Independent property expert Nigel Lewis looks at what recent legislation changes mean for investors.
It’s been a period of significant change for residential landlords over the past 18 months.
Stamp Duty for buy-to-let purchases has increased1, mortgage interest relief2 and other tax perks have been reduced3 and, most recently, buy-to-let lending rules4 have been tightened. The result? Most landlords will soon be receiving higher tax bills, squeezing their profits5.
The first of the new buy-to-let regulations, introduced early this year by the Prudential Regulations Authority (PRA), brought in more robust rules for affordability testing. There were also tougher ratios for rent-versus-mortgage calculations and affordability stress tests4.
The measures are partly aimed at deterring amateur landlords who may want to take out riskier, high loan-to-value mortgages6.
But by September this year, lenders must also have applied a second tranche of rules to their lending4.
These include measures aimed directly at portfolio landlords, which the PRA defines as those with 4 or more buy-to-let properties.
The lending watchdog says these landlords should be treated in a different, more sophisticated way by lenders, largely because they have more market experience, property knowledge and are ‘formal’ businesses.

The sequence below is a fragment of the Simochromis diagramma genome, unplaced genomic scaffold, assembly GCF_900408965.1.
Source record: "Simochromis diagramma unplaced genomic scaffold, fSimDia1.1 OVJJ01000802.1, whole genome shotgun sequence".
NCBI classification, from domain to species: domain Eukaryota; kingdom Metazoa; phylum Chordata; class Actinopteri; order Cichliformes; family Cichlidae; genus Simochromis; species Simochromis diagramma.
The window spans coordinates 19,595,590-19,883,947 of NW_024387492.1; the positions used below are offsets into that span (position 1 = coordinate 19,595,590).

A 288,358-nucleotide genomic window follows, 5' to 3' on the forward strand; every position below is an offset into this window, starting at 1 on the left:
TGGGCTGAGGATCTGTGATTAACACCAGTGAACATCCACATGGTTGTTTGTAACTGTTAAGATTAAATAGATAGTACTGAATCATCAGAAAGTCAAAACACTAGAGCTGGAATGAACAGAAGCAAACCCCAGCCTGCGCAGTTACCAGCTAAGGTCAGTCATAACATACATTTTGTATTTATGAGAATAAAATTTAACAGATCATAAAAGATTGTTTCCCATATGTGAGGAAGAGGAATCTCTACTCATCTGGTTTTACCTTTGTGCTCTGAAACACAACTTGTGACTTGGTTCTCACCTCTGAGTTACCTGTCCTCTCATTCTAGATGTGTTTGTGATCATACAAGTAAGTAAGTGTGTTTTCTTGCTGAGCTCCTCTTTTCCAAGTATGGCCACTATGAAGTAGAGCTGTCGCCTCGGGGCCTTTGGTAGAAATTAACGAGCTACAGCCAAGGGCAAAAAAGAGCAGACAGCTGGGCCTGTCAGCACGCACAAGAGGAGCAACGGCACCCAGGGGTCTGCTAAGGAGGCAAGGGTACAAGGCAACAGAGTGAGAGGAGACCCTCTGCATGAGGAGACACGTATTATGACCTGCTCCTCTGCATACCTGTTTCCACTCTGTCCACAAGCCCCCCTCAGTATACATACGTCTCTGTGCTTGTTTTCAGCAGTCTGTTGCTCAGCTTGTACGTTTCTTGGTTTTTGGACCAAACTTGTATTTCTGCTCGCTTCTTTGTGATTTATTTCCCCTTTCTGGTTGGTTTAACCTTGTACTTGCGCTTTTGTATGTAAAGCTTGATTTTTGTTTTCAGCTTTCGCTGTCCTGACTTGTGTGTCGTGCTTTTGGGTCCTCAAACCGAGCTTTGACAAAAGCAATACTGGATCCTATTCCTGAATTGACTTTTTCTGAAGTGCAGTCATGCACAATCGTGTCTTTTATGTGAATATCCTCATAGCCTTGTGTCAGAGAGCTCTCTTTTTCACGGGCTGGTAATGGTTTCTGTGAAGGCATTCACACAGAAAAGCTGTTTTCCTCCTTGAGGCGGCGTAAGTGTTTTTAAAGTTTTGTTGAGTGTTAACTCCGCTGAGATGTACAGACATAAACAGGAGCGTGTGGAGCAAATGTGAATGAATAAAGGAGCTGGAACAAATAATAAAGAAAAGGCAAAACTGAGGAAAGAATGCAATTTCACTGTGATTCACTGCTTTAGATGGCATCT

These attributes usually help to give lenders more confidence in portfolio landlords, as those with greater business experience and a stronger track record could be seen as more attractive to lend to compared to their smaller-portfolio counterparts.
The wording of the rules suggests that ‘hobby’ landlords are more likely to be part-time, non-professional or ‘accidental’. As single-property landlords make up 60% of all landlords7, they’re a greater lending risk to the overall stability within the mortgage market should there be a downturn – something intermediaries and introducers need to consider when reviewing their client portfolios and assets.
Portfolio landlords are also more likely to own their properties through limited companies. However, many others are now considering this way of owning property – particularly single-property landlords looking to mitigate the recent personal tax relief reductions.
By buying a property through a limited company, smaller landlords gain access to higher tax relief levels and tax-free dividend payments, although there are costs involved in setting up and running a company, and lower Capital Gains Tax benefits8.
The number of landlords owning property through a limited company has increased by 6% year on year and 20% of buy-to-lets are now owned this way9.
The government’s recent actions could indicate that it wants to encourage more ‘professional’ landlords in the buy-to-let sector and dissuade the smaller, often single-property investors. And lending is one of the latest ways the government is achieving this.
Make sure your clients are aware of the recent changes, and the benefits of talking to a Real Estate Manager who can review portfolios, offer guidance on how to structure cases, share knowledge and help navigate through the process and any potential pitfalls.
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